answer).

    Moving to the second point, whatever route you take (attribution or no
    attribution requirement etc) what makes norms better than licenses?
    Just like norms licenses are going to be enforced primarily by social
    means though they have the added backup of being licenses (useful when
    dealing those people especially outside of the ‘community’ who might
    not play fair …). Furthermore, Licenses seem as flexible (in the
    good ways) as norms are (see the original essay for more on this).

  • http://blog.okfn.org/ Rufus Pollock

    Cameron, thanks for the write-up and useful comments.

    I think everyone agrees that whatever your go for (PD only or not) you
    need something explicit and that something explicit is going to look
    like a license.

    The real debate is about what can be ‘required’ of users of open
    material and whether those ‘requirements’ go in norms or licenses.
    These two items seem to get confused a lot.

    Most of the arguments I see from e.g. John at Science Commons against
    requiring attribution and share-alike seem to apply just as much to
    norms as to licenses. But do people really want to give these up? It
    seems to me that attribution is absolutely central to the scientific
    community — and share-alike also seems pretty important to ‘open
    science’ (no-one wants people taking lots of data and then keeping it
    secret).

    In that case it seems that the argument must be that these type of
    provisions are somehow OK in norms but not in licenses. But this seems
    weird (the only explanation I can think of is that the ‘norms’ are
    really going to be ‘enforced’ but that does not seem a very attractive
    answer).

    Moving to the second point, whatever route you take (attribution or no
    attribution requirement etc) what makes norms better than licenses?
    Just like norms licenses are going to be enforced primarily by social
    means though they have the added backup of being licenses (useful when
    dealing those people especially outside of the ‘community’ who might
    not play fair …). Furthermore, Licenses seem as flexible (in the
    good ways) as norms are (see the original essay for more on this).

  • http://opensci.info/ Mike Chelen

    Why should norms and licenses be in any way mutually exclusive? Open licenses each have degrees of freedom, ranging from basic copy permissions to entirely public domain. Codifying and applying these licenses sets clear boundaries for users, helping them know what legal restrictions exist. Within these limits the community standards still apply, as a flexible and improving set of best practices. Either licenses or community norms are helpful separately, and combined their effects work hand in hand to provide freedom of usage and ease of access, along with guidelines to achieve the best results.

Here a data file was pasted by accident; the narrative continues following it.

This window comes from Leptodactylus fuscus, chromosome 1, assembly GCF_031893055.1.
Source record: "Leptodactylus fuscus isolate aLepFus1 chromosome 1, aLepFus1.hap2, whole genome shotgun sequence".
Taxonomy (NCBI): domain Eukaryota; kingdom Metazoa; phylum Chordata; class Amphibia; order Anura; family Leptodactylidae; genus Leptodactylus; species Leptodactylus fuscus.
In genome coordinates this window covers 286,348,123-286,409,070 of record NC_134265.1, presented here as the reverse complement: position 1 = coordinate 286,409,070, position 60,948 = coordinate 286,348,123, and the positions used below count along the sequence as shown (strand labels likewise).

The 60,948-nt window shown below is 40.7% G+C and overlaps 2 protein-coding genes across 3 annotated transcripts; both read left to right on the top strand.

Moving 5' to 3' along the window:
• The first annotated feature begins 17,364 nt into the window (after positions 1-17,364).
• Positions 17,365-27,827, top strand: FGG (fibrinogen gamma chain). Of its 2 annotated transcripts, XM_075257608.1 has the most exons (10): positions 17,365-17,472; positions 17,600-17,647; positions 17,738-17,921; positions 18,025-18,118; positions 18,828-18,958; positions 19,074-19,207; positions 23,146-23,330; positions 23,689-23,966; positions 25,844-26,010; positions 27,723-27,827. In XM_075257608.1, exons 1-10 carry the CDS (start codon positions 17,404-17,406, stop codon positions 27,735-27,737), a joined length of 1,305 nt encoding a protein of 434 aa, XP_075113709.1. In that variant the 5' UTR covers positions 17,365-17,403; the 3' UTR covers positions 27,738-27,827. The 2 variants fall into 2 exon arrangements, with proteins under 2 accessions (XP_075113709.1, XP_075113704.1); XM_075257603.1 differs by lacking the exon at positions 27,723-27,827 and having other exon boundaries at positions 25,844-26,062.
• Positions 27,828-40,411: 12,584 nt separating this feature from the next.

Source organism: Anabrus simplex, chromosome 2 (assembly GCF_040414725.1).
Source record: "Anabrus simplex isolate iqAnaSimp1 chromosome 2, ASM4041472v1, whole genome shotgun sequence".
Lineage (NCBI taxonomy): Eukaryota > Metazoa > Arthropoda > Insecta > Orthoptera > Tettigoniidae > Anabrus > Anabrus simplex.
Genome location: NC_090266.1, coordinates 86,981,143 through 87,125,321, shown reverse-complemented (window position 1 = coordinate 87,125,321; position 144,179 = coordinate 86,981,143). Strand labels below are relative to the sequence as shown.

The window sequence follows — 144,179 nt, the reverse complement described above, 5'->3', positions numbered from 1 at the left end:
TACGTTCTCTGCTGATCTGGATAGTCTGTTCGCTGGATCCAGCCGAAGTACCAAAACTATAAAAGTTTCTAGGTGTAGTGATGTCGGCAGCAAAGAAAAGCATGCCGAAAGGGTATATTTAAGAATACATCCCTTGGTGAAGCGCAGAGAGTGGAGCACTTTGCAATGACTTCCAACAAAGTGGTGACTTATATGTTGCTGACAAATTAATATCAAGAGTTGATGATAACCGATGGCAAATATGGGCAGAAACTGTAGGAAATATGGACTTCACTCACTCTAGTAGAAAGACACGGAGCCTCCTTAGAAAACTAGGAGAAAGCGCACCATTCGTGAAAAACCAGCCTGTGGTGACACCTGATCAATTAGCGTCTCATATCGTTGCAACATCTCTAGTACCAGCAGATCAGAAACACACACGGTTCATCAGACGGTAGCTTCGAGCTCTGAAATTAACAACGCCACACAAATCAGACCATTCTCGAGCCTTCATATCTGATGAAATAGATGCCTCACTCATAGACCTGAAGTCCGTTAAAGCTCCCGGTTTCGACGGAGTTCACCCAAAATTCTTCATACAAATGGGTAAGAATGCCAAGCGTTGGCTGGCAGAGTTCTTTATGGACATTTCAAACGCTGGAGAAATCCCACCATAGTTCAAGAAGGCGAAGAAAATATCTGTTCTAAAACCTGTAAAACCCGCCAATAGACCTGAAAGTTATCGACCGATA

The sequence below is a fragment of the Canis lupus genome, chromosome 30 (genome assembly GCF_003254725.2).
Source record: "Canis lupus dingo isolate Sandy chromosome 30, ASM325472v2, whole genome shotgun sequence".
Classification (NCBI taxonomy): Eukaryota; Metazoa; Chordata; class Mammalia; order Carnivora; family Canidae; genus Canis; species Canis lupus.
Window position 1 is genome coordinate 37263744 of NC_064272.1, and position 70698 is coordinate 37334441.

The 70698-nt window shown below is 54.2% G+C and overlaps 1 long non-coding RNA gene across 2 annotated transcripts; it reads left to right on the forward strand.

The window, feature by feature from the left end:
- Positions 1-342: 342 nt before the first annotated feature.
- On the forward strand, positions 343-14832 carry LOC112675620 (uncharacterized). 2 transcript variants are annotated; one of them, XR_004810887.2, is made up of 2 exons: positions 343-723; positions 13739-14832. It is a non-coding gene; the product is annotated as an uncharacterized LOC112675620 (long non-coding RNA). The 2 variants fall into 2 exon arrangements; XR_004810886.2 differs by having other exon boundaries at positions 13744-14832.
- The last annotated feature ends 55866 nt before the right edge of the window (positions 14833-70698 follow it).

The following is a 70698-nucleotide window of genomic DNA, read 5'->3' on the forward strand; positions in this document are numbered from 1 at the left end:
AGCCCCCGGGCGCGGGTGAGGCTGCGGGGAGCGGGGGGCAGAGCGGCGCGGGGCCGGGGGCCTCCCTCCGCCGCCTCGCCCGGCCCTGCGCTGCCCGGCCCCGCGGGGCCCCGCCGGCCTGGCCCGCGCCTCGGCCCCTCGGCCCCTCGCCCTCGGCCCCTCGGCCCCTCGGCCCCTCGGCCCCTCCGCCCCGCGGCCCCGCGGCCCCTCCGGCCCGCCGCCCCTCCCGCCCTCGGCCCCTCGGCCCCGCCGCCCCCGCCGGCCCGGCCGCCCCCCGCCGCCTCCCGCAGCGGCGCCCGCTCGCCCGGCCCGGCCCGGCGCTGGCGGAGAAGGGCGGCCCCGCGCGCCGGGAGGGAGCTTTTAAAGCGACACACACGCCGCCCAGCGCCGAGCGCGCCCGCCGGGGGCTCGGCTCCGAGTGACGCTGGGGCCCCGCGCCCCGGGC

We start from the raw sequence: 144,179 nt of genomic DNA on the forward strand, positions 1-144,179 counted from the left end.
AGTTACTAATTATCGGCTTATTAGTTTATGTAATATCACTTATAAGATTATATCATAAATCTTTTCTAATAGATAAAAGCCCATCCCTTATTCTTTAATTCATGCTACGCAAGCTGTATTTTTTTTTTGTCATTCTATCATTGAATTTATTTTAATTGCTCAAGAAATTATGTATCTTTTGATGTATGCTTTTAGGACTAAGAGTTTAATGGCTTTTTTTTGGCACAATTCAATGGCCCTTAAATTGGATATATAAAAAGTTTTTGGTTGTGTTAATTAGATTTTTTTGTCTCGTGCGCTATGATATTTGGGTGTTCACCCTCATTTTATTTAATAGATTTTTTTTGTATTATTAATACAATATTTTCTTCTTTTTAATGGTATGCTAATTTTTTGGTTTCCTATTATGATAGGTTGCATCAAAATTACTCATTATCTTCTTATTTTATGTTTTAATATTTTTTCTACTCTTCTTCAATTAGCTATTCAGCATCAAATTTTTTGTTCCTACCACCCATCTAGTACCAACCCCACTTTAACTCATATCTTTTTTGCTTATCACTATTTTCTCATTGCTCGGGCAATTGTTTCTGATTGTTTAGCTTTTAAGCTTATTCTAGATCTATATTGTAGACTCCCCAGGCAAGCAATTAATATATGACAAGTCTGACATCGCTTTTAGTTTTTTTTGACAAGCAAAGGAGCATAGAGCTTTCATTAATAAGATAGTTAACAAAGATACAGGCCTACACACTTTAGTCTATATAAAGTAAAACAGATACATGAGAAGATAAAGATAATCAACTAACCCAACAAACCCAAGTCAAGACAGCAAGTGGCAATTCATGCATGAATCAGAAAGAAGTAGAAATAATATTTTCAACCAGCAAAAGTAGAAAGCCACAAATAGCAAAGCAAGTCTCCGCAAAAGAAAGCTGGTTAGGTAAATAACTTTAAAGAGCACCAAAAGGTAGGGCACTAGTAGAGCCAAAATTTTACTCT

Thanks for the nice discussion, still picking over all the articles =)

  • http://opensci.info Mike Chelen

    Why should norms and licenses be in any way mutually exclusive? Open licenses each have degrees of freedom, ranging from basic copy permissions to entirely public domain. Codifying and applying these licenses sets clear boundaries for users, helping them know what legal restrictions exist. Within these limits the community standards still apply, as a flexible and improving set of best practices. Either licenses or community norms are helpful separately, and combined their effects work hand in hand to provide freedom of usage and ease of access, along with guidelines to achieve the best results.
    Thanks for the nice discussion, still picking over all the articles =)

  • http://openwetware.org/wiki/User:Cameron_Neylon Cameron Neylon

    Mike, my concern is precisely that there are too many licences and most of them are totally incompatible. Thus you will struggle to find any two datasets in the most recent NAR database issue where you can legally combine the data. My personal belief is that the only way you can avoid this is by removing all legal conditions of use and essentially asking the users to “play nice”. And this already works pretty well in the sciences. You don’t need a licence to force people to cite properly, you have a community that self-polices.

    The other argument is that what I am looking for is a simple set of rules that we can sell to funding agencies as a protocol that they can sign up to and impose on funded researchers. So a single straightforward approach is desirable both for clarity and interoperability.

    But as Heather Morrison pointed out in a recent email to the list (link above) we do need to take some time to look at all the options anyway. This was the point I got to at the end of my series of posts on the state of Open Science. That now is the time to look at what people are doing and what is working – to aggregate best practice and then try to pull something together out of that. The current debate is useful in getting the issues out and worked over though.

  • http://openwetware.org/wiki/User:Cameron_Neylon Cameron Neylon

    Mike, my concern is precisely that there are too many licences and most of them are totally incompatible. Thus you will struggle to find any two datasets in the most recent NAR database issue where you can legally combine the data. My personal belief is that the only way you can avoid this is by removing all legal conditions of use and essentially asking the users to “play nice”. And this already works pretty well in the sciences. You don’t need a licence to force people to cite properly, you have a community that self-polices.

    The other argument is that what I am looking for is a simple set of rules that we can sell to funding agencies as a protocol that they can sign up to and impose on funded researchers. So a single straightforward approach is desirable both for clarity and interoperability.

    But as Heather Morrison pointed out in a recent email to the list (link above) we do need to take some time to look at all the options anyway. This was the point I got to at the end of my series of posts on the state of Open Science. That now is the time to look at what people are doing and what is working – to aggregate best practice and then try to pull something together out of that. The current debate is useful in getting the issues out and worked over though.